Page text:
Senate bill 154
The state Senate voted in a second reading on Wednesday for a bill that would make state law stating that the Montana Constitution’s right to privacy does not include guarantees of access to an abortion.
Abortion up to the point of viability of a fetus is legal in Montana, as clarified by the Supreme Court’s Armstrong decision nearly a quarter century ago, which held that the Montana Constitution’s right to privacy includes access to abortion. When federal protections for abortion fell last summer, when the US Supreme Court ruled in Roe v. Wade with his Dobbs order overturned, it was Armstrong who ensured continued access in Montana. That has made overturning the verdict a key target for anti-abortion advocates.
The bill comes from Kalispell Republican Senator Keith Regier, who said he thought the court misinterpreted the meaning of the word “individual” before the word “privacy” in the Constitution, and said advances in the Science “make it clear that abortion is not an individual act.”
“It’s a different DNA, it’s a different set of fingerprints, it’s a different person,” Regier said in the Senate.
Regier’s bill is not a constitutional referendum that would ask voters to change the state constitution. It also would not change access to abortion, but would aim to break the Armstrong roadblock through state legislation.
Six Republicans joined all Democrats in opposing the law. These included Sen. Wendy McKamey, R-Great Falls, who said while her voting record showed she was “personally adamant against life,” she felt the law would be unconstitutional if enacted. At a committee hearing earlier this month, opponents said that while it is the job of the legislature to create laws, the bill would transcend the judiciary’s role in interpreting laws and the constitution when challenged.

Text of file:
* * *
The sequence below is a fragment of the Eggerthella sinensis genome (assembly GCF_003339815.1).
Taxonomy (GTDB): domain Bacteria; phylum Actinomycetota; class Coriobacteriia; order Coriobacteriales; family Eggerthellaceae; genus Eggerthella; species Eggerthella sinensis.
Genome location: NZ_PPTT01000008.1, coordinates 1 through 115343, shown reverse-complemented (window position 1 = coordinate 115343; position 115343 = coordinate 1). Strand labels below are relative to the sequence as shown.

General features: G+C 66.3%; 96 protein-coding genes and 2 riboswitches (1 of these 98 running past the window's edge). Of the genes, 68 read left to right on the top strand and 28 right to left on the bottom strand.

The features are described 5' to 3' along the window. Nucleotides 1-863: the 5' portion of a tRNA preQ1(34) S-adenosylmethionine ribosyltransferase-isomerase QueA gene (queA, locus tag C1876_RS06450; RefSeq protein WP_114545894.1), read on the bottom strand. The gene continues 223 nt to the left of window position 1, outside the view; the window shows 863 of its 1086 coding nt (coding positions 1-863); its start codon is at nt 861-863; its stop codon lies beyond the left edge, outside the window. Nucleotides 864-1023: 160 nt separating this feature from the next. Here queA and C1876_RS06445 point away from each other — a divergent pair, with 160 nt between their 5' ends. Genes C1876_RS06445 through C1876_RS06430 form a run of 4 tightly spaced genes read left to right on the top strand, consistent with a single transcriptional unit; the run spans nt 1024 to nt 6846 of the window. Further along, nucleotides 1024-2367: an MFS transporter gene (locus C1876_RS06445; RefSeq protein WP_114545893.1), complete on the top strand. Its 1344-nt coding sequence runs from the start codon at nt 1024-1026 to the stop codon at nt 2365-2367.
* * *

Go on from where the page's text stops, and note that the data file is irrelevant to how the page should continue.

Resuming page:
Sen. John Fuller, a Whitefish Republican, cited the 14th Amendment to the US Constitution in support of the bill, saying “to deprive a person of his life without trial” was a violation of that amendment.
But Sen. Shannon O’Brien, a Missoula Democrat, reiterated the argument that the bill “is patently unconstitutional and will face trial,” adding that she thinks it’s a waste of taxpayers’ money.
After Wednesday’s 28-21 second reading vote, the bill faces another vote before moving to the House of Representatives.
House bill 172
A proposal to allow counties to mirror the state’s post-election scrutiny process for local elections will be brought to the Senate after it easily vacated the House of Representatives on Wednesday.
It’s one of two actions that emerged from an informal, bipartisan task force that has since met to discuss election misinformation and make suggestions for increasing Montana’s election security.
The state currently requires that districts using ballot machines must hand-count a random selection of districts and races after the election to verify the totals reported by the tab. Currently, this process only takes place after a general election, but HB172 would allow counties to choose whether to review local election results as well.